The first definitive account of the rise and fall of the Secret Service, including extensive new reporting, from the Kennedy assassination to the alarming scandals, secrets, and mismanagement during the Obama and Trump years --by the Pulitzer Prize winner and #1 New York Times bestselling co-author of A Very Stable Genius.

Carol Leonnig has been covering the Secret Service for The Washington Post for most of the last decade, bringing to light the gaffes and scandals that plague the agency today--from a toxic work culture to outdated equipment and training to the deep resentment among the ranks with the agency's leadership. But the Secret Service wasn't always so troubled.

The Secret Service was born in 1865, in the wake of the assassination of Abraham Lincoln, but its story begins in earnest in 1963, with the death of John F. Kennedy. Shocked into reform by their failure to protect the president on that fateful day, this once-sleepy agency was rapidly transformed into a proud, elite unit that would finally redeem themselves in 1981 by valiantly thwarting an assassination attempt against Ronald Reagan. But this reputation for courage and efficiency would not last forever. By Barack Obama's presidency, the Secret Service was becoming notorious for break-ins at the White House, an armed gunman firing at the building while agents stood by, a massive prostitution scandal in Cartagena, and many other dangerous lapses.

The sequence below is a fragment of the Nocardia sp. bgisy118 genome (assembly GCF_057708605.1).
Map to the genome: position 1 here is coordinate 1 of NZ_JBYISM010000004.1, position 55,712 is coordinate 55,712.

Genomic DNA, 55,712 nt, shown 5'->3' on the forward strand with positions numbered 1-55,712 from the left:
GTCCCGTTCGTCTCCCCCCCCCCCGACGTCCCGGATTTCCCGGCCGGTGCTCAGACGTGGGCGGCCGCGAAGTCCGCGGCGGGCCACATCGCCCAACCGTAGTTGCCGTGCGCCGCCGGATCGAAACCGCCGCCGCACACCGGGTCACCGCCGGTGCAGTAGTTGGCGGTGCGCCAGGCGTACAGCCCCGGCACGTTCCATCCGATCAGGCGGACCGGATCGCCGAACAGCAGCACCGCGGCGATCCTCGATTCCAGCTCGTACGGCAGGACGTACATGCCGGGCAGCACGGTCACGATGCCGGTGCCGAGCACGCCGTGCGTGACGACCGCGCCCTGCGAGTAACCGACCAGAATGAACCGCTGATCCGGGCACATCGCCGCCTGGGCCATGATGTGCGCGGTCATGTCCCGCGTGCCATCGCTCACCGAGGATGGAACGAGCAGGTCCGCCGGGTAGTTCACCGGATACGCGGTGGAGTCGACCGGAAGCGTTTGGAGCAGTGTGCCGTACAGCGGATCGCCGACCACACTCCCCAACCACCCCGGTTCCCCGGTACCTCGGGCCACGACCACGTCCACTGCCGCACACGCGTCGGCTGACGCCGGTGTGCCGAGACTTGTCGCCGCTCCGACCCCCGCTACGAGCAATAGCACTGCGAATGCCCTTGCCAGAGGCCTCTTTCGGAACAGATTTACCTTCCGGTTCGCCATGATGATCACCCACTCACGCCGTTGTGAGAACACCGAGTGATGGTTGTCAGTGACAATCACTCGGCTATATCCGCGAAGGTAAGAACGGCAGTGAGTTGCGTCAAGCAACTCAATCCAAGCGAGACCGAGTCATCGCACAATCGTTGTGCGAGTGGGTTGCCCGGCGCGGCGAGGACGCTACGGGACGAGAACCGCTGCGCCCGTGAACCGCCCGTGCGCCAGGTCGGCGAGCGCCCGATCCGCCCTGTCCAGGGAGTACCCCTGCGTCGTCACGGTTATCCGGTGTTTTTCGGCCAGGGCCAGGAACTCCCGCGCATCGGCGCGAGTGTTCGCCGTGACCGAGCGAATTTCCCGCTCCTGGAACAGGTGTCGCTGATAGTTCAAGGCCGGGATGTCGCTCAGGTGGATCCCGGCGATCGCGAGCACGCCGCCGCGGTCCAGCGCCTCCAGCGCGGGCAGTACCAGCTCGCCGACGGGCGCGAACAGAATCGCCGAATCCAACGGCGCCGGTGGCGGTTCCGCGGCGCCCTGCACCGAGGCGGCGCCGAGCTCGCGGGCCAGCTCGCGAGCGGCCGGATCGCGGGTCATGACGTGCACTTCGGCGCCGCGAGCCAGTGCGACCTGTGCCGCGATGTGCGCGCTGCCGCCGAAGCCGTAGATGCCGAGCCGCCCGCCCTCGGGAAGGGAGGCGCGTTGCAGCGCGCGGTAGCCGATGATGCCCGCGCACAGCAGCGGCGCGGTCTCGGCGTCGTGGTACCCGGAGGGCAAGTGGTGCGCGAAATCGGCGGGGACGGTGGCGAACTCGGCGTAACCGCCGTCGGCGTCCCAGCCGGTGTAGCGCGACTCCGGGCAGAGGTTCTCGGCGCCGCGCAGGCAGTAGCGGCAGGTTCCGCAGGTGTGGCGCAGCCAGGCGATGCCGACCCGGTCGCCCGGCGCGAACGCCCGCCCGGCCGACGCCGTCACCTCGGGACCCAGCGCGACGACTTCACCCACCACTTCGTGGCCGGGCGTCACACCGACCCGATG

To expose these shortcomings, Leonnig interviewed countless current and former agents and whistleblowers who risked their careers to speak to her about an agency that's broken and in desperate need of a reform.
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